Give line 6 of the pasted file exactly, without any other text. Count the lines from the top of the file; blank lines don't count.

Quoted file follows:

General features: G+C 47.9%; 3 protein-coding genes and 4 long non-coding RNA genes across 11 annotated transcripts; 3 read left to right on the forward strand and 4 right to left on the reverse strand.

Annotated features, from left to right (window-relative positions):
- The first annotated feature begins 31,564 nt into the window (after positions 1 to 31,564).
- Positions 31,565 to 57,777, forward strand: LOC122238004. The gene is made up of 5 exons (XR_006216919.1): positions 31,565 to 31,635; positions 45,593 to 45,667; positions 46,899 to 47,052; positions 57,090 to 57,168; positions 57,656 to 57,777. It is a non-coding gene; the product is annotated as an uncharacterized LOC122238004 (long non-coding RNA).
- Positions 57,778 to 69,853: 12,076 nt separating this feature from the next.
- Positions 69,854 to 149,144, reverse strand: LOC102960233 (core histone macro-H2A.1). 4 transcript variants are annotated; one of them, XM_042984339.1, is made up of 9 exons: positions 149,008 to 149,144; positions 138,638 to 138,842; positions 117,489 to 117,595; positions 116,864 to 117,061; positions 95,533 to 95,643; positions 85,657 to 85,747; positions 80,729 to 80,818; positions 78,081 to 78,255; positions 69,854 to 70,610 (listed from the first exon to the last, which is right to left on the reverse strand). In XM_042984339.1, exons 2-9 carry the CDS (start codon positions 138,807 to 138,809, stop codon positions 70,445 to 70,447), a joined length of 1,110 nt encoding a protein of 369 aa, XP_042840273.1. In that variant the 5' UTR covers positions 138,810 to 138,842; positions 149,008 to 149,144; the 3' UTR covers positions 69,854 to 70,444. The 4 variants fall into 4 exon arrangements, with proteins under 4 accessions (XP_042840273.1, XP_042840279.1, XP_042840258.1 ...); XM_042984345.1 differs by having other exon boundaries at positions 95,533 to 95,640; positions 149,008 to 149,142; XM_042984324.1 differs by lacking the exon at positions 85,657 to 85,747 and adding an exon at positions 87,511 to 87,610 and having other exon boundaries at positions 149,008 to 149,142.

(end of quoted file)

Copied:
- Positions 69,854 to 149,144, reverse strand: LOC102960233 (core histone macro-H2A.1). 4 transcript variants are annotated; one of them, XM_042984339.1, is made up of 9 exons: positions 149,008 to 149,144; positions 138,638 to 138,842; positions 117,489 to 117,595; positions 116,864 to 117,061; positions 95,533 to 95,643; positions 85,657 to 85,747; positions 80,729 to 80,818; positions 78,081 to 78,255; positions 69,854 to 70,610 (listed from the first exon to the last, which is right to left on the reverse strand). In XM_042984339.1, exons 2-9 carry the CDS (start codon positions 138,807 to 138,809, stop codon positions 70,445 to 70,447), a joined length of 1,110 nt encoding a protein of 369 aa, XP_042840273.1. In that variant the 5' UTR covers positions 138,810 to 138,842; positions 149,008 to 149,144; the 3' UTR covers positions 69,854 to 70,444. The 4 variants fall into 4 exon arrangements, with proteins under 4 accessions (XP_042840273.1, XP_042840279.1, XP_042840258.1 ...); XM_042984345.1 differs by having other exon boundaries at positions 95,533 to 95,640; positions 149,008 to 149,142; XM_042984324.1 differs by lacking the exon at positions 85,657 to 85,747 and adding an exon at positions 87,511 to 87,610 and having other exon boundaries at positions 149,008 to 149,142.